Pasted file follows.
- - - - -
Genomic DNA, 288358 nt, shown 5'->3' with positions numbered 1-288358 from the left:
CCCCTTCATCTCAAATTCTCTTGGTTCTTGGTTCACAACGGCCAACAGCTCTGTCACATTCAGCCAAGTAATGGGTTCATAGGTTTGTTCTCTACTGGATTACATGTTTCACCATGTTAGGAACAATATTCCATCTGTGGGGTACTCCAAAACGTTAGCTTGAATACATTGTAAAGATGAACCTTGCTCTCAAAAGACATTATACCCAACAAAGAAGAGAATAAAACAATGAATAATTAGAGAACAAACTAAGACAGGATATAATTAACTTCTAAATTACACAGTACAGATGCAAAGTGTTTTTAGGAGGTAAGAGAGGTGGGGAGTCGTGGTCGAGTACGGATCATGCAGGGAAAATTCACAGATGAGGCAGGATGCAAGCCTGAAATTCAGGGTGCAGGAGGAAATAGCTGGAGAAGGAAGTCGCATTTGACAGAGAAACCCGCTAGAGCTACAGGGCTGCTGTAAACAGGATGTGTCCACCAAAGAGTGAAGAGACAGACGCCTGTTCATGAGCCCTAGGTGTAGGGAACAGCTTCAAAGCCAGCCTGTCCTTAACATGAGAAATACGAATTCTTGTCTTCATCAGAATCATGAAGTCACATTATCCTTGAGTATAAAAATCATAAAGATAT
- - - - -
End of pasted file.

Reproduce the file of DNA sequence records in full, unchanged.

Genomic DNA, 288358 nt, shown 5'->3' with positions numbered 1-288358 from the left:
CCCCTTCATCTCAAATTCTCTTGGTTCTTGGTTCACAACGGCCAACAGCTCTGTCACATTCAGCCAAGTAATGGGTTCATAGGTTTGTTCTCTACTGGATTACATGTTTCACCATGTTAGGAACAATATTCCATCTGTGGGGTACTCCAAAACGTTAGCTTGAATACATTGTAAAGATGAACCTTGCTCTCAAAAGACATTATACCCAACAAAGAAGAGAATAAAACAATGAATAATTAGAGAACAAACTAAGACAGGATATAATTAACTTCTAAATTACACAGTACAGATGCAAAGTGTTTTTAGGAGGTAAGAGAGGTGGGGAGTCGTGGTCGAGTACGGATCATGCAGGGAAAATTCACAGATGAGGCAGGATGCAAGCCTGAAATTCAGGGTGCAGGAGGAAATAGCTGGAGAAGGAAGTCGCATTTGACAGAGAAACCCGCTAGAGCTACAGGGCTGCTGTAAACAGGATGTGTCCACCAAAGAGTGAAGAGACAGACGCCTGTTCATGAGCCCTAGGTGTAGGGAACAGCTTCAAAGCCAGCCTGTCCTTAACATGAGAAATACGAATTCTTGTCTTCATCAGAATCATGAAGTCACATTATCCTTGAGTATAAAAATCATAAAGATAT